• better loss cost management, which means documented accountability, process cost-efficiencies and more effective vendor service pricing through aggregation and leveraging of claims volume
  • higher levels of compliance around vendor selection and use and with claim guidelines and pricing agreements through automated, uniform, reliable audit processes

And finally improved customer service and satisfaction, from:

  • matching service providers to individual policyholder preferences (location, amenities, hours of operation, skills, specialties, etc.)
  • improved safety and security of policyholders interacting with service providers in their homes or at the vendors’ place of business

The good news for insurers is that there is a new generation of technology and software providers who have developed highly cost-effective solutions informed by their strong operational expertise in these supply chain segments. And with cloud-based delivery platforms, adoption and implementation has never been easier or less costly.

Plainly put, P&C insurers can no longer afford to continue to operate outdated, inefficient unfriendly claim operations while leaving profits on the table while their policyholders switch to more customer service oriented competitors.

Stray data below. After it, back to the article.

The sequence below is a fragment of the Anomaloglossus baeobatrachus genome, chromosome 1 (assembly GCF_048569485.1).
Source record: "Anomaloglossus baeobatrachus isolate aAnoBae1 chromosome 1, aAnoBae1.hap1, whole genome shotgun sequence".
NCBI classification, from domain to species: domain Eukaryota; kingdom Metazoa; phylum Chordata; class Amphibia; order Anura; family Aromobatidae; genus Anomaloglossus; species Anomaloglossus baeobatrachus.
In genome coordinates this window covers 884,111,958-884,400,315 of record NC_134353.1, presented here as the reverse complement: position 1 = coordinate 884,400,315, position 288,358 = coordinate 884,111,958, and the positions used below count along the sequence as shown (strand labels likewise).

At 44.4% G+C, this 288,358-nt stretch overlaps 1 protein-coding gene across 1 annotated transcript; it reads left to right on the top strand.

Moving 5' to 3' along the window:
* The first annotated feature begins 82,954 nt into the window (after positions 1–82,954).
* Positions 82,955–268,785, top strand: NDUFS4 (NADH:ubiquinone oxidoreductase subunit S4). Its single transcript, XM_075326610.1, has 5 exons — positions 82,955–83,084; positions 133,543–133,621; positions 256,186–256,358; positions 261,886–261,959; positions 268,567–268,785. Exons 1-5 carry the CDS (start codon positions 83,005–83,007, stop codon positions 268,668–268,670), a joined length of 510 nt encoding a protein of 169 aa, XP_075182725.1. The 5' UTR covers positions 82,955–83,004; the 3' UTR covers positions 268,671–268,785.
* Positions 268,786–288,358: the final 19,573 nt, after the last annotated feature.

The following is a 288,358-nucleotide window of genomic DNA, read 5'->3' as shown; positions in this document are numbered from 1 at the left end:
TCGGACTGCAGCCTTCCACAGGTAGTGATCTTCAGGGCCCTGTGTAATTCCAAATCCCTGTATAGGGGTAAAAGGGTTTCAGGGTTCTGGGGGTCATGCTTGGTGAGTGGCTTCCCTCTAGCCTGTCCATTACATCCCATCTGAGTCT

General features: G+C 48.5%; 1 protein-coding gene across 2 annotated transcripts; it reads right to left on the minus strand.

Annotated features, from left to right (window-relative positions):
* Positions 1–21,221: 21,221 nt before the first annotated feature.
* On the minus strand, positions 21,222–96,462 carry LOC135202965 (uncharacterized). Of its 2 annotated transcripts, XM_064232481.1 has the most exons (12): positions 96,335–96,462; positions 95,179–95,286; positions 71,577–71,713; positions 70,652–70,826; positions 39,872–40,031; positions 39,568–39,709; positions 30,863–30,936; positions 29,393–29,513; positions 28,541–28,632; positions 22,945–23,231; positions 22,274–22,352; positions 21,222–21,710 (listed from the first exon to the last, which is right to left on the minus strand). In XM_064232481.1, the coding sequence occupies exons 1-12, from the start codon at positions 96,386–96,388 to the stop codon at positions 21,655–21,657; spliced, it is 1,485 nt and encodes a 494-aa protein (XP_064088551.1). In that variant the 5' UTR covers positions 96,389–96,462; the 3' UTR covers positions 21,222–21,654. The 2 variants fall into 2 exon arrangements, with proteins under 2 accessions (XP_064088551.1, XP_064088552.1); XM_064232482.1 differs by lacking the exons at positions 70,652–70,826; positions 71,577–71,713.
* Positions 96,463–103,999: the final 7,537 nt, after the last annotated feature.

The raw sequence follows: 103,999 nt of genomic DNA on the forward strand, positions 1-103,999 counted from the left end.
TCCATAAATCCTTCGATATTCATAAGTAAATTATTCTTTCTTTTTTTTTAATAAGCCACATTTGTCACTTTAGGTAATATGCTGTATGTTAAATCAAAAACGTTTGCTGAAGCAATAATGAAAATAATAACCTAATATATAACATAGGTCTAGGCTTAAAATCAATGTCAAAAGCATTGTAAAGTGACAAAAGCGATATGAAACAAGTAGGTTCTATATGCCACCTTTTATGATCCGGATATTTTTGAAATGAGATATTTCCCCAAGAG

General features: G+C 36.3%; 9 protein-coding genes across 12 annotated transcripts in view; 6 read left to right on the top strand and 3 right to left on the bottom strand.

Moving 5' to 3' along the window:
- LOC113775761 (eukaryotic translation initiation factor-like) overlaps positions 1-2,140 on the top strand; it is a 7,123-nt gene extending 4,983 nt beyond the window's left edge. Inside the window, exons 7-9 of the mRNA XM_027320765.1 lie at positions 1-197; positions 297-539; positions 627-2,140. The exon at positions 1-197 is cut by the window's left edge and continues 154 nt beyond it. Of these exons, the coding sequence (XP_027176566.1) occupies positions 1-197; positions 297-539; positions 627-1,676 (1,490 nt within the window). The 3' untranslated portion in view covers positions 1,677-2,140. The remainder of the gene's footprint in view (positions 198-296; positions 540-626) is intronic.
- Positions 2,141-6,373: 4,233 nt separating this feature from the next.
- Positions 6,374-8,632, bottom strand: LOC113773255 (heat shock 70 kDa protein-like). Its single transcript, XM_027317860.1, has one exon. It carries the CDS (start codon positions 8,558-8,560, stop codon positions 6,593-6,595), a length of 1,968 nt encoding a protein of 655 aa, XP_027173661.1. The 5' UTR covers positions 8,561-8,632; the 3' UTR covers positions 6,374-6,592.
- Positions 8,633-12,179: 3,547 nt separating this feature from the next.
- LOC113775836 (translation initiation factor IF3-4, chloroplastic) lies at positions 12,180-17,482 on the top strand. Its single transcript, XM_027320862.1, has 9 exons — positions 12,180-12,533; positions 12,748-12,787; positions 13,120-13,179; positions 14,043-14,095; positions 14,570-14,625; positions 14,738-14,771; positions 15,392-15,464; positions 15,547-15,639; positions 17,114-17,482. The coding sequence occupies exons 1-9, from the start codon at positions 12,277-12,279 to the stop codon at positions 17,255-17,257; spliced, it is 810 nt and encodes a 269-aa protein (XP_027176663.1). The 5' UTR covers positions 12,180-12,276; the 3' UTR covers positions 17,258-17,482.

[Do you aspire to the C-suite, or some other spot in upper IT management? Then bulk up your credentials around today's most pressing IT movement, digital business, at the InformationWeek IT Leadership Summit.]

Stephen Applebaum is a subject matter expert and thought leader providing consulting, advisory and strategic M&A services to participants in the North American P&C insurance ecosystem covering insurance information technology, claims, innovation, supply chain, vendor and ... View Full Bio

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sapplebaum606
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sapplebaum606,
User Rank: Apprentice
9/12/2014 | 4:41:14 PM
Re: Improving Operational Excellence in Claims Supply Chain Managements
Thanks Claims Advisor. The "majority of which" was actually intended to refer only to loss adjustment expenses incurred on third party services (claims supply chain). I hope this does not detract from the main theme of the post which is the value and critical importance of effectively managing the claims supply chain by leveraging the many excellent emerging and established technology-enabled solutions in the market.
Claims Advisor
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Claims Advisor,
User Rank: Apprentice
9/12/2014 | 12:30:58 PM
Improving Operational Excellence in Claims Supply Chain Managements
I am curious about the source supporting this comment: "Incurred losses and loss adjustment expenses represent the lionís share (approximately 80%) of a carrierís costs, the majority of which is spent with claim supply chain partners" I would be surprised to see a company spending more than half of its loss and LAE on its supply chain. Surely the large majority of dollars go to insureds and third party claimants in the form of loss payments. What am I missing?